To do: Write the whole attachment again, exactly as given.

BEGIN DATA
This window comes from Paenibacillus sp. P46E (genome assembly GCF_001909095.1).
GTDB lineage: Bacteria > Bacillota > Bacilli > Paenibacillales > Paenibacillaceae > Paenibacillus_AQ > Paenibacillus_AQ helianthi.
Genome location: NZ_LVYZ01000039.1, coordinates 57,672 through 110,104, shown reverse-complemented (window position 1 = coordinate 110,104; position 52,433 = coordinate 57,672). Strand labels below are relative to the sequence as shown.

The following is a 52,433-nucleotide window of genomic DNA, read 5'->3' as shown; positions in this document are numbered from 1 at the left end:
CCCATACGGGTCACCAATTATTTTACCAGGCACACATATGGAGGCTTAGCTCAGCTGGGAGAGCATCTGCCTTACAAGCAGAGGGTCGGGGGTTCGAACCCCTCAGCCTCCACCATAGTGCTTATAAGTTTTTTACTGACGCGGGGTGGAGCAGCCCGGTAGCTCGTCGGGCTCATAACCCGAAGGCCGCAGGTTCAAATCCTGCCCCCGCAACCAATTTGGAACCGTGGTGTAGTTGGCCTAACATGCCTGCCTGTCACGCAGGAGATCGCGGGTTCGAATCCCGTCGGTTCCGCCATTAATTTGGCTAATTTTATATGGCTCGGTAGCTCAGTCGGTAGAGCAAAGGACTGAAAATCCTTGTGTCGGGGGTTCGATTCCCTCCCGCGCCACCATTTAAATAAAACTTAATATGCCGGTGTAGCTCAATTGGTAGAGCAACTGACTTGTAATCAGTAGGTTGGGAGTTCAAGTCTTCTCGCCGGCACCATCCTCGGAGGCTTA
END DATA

This window comes from Paenibacillus sp. P46E (genome assembly GCF_001909095.1).
GTDB lineage: Bacteria > Bacillota > Bacilli > Paenibacillales > Paenibacillaceae > Paenibacillus_AQ > Paenibacillus_AQ helianthi.
Genome location: NZ_LVYZ01000039.1, coordinates 57,672 through 110,104, shown reverse-complemented (window position 1 = coordinate 110,104; position 52,433 = coordinate 57,672). Strand labels below are relative to the sequence as shown.

The following is a 52,433-nucleotide window of genomic DNA, read 5'->3' as shown; positions in this document are numbered from 1 at the left end:
CCCATACGGGTCACCAATTATTTTACCAGGCACACATATGGAGGCTTAGCTCAGCTGGGAGAGCATCTGCCTTACAAGCAGAGGGTCGGGGGTTCGAACCCCTCAGCCTCCACCATAGTGCTTATAAGTTTTTTACTGACGCGGGGTGGAGCAGCCCGGTAGCTCGTCGGGCTCATAACCCGAAGGCCGCAGGTTCAAATCCTGCCCCCGCAACCAATTTGGAACCGTGGTGTAGTTGGCCTAACATGCCTGCCTGTCACGCAGGAGATCGCGGGTTCGAATCCCGTCGGTTCCGCCATTAATTTGGCTAATTTTATATGGCTCGGTAGCTCAGTCGGTAGAGCAAAGGACTGAAAATCCTTGTGTCGGGGGTTCGATTCCCTCCCGCGCCACCATTTAAATAAAACTTAATATGCCGGTGTAGCTCAATTGGTAGAGCAACTGACTTGTAATCAGTAGGTTGGGAGTTCAAGTCTTCTCGCCGGCACCATCCTCGGAGGCTTA